Ever since sponsored posts were made popular by the likes of Izea, the question has remained: should influencers be paid for their promotion of your brand’s message, product or service?

On the one hand, you have those that say paying an influencer removes the validity of the review of promotion, since you can’t possibly remain non-biased when there’s been an exchange of money.

On the other hand, you have those that say it’s no different from any other marketing channel, and you pay for that, so why should influencers be any different?

As someone who’s on both sides of the coin – I’m a marketer who uses influencers for client campaigns, and I’m fortunate enough to work with brands as an influencer for their campaigns – here’s my take on the topic.

Time is Money

How long do you think the average blog post takes to create? If you, the marketer, don’t blog yourself, how long do you think it takes to put together what you’re reading now?

10 minutes? 30 minutes? An hour? More, less?

The truth is, blog posts take as long as they need to be ready. This might sound clichéd, but it’s true. There’s much more to a blog post than just stringing some words together (or images and sounds, if you’re a video blogger or podcaster).

  • Ideas and research;
  • Content;
  • Format;
  • Links and attribution to relevant topics;
  • Images and media;
  • Proofreading.

That’s just the creation part. Then you have the marketing of a post, along with replying to comments and encouraging further discussion. All told, a blog post can easily take up a few days of your time, if you were to add up all the components.

And that’s just one post, where the blogger knows the topic inside out and can create content on the fly. If there’s a brand message involved, there needs to be further research into the product, testing any giveaways, liaising with the brand, etc.

So that single post has now turned into a mini-campaign. And you want that for free? Um… NO.

Trust Can’t be Bought – But It Deserves to be Rewarded

When I started this blog, the one core tenet I made it my mission to adhere to was to never break the trust of whatever community managed to grow around the blog.

That meant all opinions would be treated equally, as long as they were respectful and on topic, and I would never promote or recommend something I hadn’t used myself, or didn’t 100% believe in.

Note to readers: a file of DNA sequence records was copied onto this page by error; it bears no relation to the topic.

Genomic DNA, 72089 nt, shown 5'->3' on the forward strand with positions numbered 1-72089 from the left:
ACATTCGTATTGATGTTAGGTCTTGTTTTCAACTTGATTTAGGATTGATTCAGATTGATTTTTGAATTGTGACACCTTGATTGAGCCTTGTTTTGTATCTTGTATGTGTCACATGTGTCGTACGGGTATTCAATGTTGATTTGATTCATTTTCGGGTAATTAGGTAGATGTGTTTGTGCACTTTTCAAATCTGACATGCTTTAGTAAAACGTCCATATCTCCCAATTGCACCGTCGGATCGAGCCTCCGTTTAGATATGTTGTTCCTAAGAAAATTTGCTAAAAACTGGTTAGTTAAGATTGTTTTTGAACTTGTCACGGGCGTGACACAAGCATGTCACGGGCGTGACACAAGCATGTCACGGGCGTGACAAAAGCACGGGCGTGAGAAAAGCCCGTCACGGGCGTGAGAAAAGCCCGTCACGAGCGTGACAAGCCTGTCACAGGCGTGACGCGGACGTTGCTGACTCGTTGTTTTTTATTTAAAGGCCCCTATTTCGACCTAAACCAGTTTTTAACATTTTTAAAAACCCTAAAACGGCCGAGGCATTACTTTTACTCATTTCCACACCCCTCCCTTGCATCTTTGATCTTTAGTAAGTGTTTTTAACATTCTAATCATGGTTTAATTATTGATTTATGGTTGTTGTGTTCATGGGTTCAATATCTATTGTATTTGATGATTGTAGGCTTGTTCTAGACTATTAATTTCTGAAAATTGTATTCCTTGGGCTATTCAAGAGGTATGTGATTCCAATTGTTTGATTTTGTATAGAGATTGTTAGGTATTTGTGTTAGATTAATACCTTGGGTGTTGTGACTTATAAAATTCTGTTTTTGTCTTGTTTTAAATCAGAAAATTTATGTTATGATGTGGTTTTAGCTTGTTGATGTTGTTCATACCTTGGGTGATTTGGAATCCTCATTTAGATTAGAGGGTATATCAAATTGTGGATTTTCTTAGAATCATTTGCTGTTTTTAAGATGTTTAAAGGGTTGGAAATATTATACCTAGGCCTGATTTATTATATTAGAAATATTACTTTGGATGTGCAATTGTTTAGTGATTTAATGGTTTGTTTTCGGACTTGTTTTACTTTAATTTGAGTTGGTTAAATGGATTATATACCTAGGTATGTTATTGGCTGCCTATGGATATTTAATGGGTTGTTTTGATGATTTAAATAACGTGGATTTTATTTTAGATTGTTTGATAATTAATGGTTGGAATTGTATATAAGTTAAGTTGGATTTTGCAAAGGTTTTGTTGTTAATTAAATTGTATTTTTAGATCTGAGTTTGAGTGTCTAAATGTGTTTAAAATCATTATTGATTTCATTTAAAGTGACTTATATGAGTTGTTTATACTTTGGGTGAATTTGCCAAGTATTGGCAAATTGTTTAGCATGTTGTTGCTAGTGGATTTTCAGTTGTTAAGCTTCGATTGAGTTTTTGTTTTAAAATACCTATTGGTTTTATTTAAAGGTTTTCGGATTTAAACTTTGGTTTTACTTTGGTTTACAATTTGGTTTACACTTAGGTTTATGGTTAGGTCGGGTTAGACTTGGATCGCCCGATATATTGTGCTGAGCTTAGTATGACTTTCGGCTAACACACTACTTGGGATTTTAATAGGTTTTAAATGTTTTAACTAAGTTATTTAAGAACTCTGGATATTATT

It’s a big reason there have been very few ads on my blog, with the exception of the WordPress theme I use. It’s also why there has been very few sponsored posts on my blog – perhaps two in five years plus of blogging here.

Simply put, if I’m going to recommend something to my community – whether as a non-paid fan or a sponsored “influencer” – it needs to be right for my audience. There’s no amount of dollar value you can pay to erode the trust that’s built between a blogger and his or her community.

Money comes and goes; trust and a legacy doesn’t. That can never be bought back.

If you, as a brand manager or agency, want to connect an influencer’s hard-earned community trust to your client, you need to understand what it’s taken to build that trust. It’s the ultimate endorsement, for that influencer to introduce your brand to the community, and not only introduce, but honestly recommend.

You can’t buy that kind of advertising – but you can reward it.

Relevance Equals More Effective Outreach and ROI

There’s a reason today’s definition of influence – social scoring platforms like Klout, etc. – have been very slow at sharing public success stories when it comes to their influencer outreach campaigns.

While generic influence as offered by these platforms can help brands gain share of voice and brand amplification, the fact is the identification process of influencers to use lacks true context and relevance to an audience.

Influence decision process